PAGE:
On Thursday, February 18, a panel of current and former GU Politics Fellows gathered to discuss how to navigate the political and legislative battles of a divided Congress that past speakers have faced and what lies ahead for Speaker Kevin McCarthy.
The panel was moderated by Boston Globe Washington Bureau Chief Jackie Kucinich (Spring ’16 GU Politics Fellow) and featured Mike Shields (Spring ‘23 GU Politics Fellow), Michael Ricci (Spring ‘23 GU Politics Fellow) and Ashley Etienne (Spring ‘22 GU Politics Fellow).
Together, the group of fellows represented five different speakerships and were able to speak firsthand to the qualities necessary for success as a speaker.
“To be an effective speaker, you have to communicate and explain, so that your caucus can understand the mission,” says Shields, emphasizing it is critical to understand the nuances of both the executive and legislative responsibilities to be successful in the role.
Etienne spoke to the importance of understanding the fundamentals of the position, noting Pelosi’s tenure as speaker was successful due much to her knowledge of the legislative process.
“When you master the fundamentals, you are the most powerful person in the room,” she says.
Ricci chimed in with his belief that a long serving and trustworthy staff is essential to maintaining a strong speakership. He also noted the speakership is a never ending job – one that requires a lot of travel and an abundance of energy both from the speaker themselves and their staff.
In regard to how the two parties approach the speakership, Shields offered his belief that Republicans are inherently against top down leadership which, in turn, can make a Republican speakership challenging. In contrast, he says, the Democrats are more institutionalists, contributing to more attainable unification of the party’s membership.
At the end of the discussion, the floor was opened to Georgetown students who were given the opportunity to ask questions and engage with the panelists – further inquiring about the role of the speaker but also asking about what it takes to staff the person third in line for the presidency.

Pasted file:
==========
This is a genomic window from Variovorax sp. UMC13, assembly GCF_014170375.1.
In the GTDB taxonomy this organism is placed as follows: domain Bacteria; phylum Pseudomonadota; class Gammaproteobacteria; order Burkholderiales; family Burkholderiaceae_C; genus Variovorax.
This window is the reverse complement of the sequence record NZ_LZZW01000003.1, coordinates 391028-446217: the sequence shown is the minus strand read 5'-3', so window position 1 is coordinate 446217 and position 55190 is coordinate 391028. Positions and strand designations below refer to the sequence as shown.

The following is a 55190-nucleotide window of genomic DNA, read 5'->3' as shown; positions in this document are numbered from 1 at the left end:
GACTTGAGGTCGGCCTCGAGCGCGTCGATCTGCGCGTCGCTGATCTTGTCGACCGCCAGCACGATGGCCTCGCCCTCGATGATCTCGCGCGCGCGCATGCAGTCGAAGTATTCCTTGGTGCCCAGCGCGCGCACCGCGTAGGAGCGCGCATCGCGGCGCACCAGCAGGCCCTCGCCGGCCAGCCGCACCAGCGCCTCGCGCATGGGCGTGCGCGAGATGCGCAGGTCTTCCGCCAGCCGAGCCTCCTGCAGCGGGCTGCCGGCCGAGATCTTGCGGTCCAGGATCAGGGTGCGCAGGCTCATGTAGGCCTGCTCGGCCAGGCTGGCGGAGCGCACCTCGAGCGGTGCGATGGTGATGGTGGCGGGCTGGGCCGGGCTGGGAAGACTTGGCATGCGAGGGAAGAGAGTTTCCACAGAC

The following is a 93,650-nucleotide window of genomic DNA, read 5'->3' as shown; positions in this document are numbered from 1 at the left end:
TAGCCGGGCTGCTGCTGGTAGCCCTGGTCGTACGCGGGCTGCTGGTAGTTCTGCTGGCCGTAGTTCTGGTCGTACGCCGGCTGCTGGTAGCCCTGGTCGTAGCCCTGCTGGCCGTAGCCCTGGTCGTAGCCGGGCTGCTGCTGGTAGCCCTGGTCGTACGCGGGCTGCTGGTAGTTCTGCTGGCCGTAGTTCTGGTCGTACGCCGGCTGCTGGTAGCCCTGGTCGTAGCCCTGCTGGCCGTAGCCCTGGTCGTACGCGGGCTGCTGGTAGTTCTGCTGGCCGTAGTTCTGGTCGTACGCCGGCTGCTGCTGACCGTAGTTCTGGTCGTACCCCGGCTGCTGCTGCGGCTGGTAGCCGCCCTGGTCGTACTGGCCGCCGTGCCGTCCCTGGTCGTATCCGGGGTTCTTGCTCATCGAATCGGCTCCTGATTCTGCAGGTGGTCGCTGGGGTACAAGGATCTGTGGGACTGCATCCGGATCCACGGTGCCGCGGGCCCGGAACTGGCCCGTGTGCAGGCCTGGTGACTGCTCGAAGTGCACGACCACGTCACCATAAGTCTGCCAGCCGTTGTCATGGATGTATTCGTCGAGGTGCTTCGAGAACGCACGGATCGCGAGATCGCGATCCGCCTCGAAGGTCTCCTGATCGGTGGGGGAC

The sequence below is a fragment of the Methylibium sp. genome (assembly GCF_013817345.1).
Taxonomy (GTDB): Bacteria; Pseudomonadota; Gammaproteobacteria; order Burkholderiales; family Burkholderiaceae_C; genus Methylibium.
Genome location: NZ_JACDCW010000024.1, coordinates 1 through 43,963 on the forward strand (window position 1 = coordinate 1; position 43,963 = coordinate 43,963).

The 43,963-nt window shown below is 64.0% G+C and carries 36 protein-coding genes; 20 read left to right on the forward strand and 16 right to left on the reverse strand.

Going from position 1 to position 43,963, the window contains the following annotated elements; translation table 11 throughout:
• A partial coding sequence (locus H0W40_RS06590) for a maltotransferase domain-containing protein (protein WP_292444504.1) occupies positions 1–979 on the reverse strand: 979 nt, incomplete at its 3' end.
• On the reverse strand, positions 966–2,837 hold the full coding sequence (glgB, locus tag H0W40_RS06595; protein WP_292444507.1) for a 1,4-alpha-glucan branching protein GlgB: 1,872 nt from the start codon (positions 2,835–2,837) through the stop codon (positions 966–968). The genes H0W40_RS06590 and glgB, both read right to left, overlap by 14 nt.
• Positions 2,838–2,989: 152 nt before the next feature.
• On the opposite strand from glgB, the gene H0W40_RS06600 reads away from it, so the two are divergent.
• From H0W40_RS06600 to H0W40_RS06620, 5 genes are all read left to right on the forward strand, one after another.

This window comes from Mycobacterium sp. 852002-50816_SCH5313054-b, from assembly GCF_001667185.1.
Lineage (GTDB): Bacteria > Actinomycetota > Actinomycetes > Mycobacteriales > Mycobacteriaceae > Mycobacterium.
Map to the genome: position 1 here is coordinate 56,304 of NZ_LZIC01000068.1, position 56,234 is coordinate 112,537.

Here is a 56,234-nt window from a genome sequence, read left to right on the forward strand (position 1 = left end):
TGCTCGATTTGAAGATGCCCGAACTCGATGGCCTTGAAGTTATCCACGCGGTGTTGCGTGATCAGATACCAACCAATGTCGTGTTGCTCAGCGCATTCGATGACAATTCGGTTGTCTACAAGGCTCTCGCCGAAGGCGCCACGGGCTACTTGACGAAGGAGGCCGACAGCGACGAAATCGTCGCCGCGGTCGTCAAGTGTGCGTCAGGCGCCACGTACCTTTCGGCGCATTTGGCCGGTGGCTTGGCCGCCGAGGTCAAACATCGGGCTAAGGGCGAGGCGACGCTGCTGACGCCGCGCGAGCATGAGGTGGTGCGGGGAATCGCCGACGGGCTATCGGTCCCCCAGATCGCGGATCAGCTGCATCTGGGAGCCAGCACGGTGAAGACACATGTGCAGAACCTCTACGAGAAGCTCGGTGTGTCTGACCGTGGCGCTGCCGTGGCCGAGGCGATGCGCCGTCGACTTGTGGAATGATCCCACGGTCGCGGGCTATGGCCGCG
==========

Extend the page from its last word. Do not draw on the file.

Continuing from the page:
One of the first questions asked was about how gender affected Speaker Pelosi’s approach to the role. Etienne responded saying it simply didn’t.
“The boys are afraid of me not because I am a woman, but because I am the most effective speaker that happens to wear pumps,” she recalls Pelosi saying.
Ricci, when asked about the challenges he has faced in the digital age, responded saying the challenges have compressed and increasingly fragmented media messaging for members in the Republican party.
“I used to have to think two or three steps ahead,” he says. “Now I have to think five or six steps ahead.”
In a divided Congress, the speaker always must be thinking about how to reach the 218 votes necessary to pass legislation. When the panel was asked about what strategies are best deployed to do so, Etienne emphases the importance of compromise.
“It was necessary to find compromise, because it is in the interest of every American to get things done,” she says.
When asked about the impact the panel had, one student, Isabelle Bennette (CAS ‘26), says she was challenged to think about the role of the speaker in new ways. “It gave me a new perspective on how speakers navigate a difficult and polarized landscape.”
This article was written by Anisa Nanavati (SFS ’26), a GU Politics student associate.